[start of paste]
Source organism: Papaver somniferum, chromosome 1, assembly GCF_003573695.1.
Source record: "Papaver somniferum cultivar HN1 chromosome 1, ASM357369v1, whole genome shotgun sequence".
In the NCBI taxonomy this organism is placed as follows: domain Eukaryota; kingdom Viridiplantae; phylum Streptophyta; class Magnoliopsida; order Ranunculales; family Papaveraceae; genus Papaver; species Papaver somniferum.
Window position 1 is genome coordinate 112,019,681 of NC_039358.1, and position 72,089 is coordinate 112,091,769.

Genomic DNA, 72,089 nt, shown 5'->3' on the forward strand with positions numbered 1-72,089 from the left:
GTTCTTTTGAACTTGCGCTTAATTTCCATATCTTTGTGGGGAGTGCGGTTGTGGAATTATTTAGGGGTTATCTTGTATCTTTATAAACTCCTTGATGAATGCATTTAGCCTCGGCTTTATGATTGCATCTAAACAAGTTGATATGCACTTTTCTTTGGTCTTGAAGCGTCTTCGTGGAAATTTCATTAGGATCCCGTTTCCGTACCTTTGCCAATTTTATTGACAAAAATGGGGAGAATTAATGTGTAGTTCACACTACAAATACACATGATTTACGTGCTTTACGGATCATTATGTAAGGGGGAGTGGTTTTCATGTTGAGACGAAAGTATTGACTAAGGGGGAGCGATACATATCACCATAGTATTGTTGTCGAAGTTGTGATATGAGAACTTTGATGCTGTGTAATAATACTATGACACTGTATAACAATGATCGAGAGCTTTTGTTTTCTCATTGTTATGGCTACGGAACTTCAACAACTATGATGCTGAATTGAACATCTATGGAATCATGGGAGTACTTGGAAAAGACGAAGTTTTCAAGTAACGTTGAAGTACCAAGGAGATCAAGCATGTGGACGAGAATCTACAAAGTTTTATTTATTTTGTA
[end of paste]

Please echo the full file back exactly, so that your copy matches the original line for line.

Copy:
Source organism: Papaver somniferum, chromosome 1, assembly GCF_003573695.1.
Source record: "Papaver somniferum cultivar HN1 chromosome 1, ASM357369v1, whole genome shotgun sequence".
In the NCBI taxonomy this organism is placed as follows: domain Eukaryota; kingdom Viridiplantae; phylum Streptophyta; class Magnoliopsida; order Ranunculales; family Papaveraceae; genus Papaver; species Papaver somniferum.
Window position 1 is genome coordinate 112,019,681 of NC_039358.1, and position 72,089 is coordinate 112,091,769.

Genomic DNA, 72,089 nt, shown 5'->3' on the forward strand with positions numbered 1-72,089 from the left:
GTTCTTTTGAACTTGCGCTTAATTTCCATATCTTTGTGGGGAGTGCGGTTGTGGAATTATTTAGGGGTTATCTTGTATCTTTATAAACTCCTTGATGAATGCATTTAGCCTCGGCTTTATGATTGCATCTAAACAAGTTGATATGCACTTTTCTTTGGTCTTGAAGCGTCTTCGTGGAAATTTCATTAGGATCCCGTTTCCGTACCTTTGCCAATTTTATTGACAAAAATGGGGAGAATTAATGTGTAGTTCACACTACAAATACACATGATTTACGTGCTTTACGGATCATTATGTAAGGGGGAGTGGTTTTCATGTTGAGACGAAAGTATTGACTAAGGGGGAGCGATACATATCACCATAGTATTGTTGTCGAAGTTGTGATATGAGAACTTTGATGCTGTGTAATAATACTATGACACTGTATAACAATGATCGAGAGCTTTTGTTTTCTCATTGTTATGGCTACGGAACTTCAACAACTATGATGCTGAATTGAACATCTATGGAATCATGGGAGTACTTGGAAAAGACGAAGTTTTCAAGTAACGTTGAAGTACCAAGGAGATCAAGCATGTGGACGAGAATCTACAAAGTTTTATTTATTTTGTA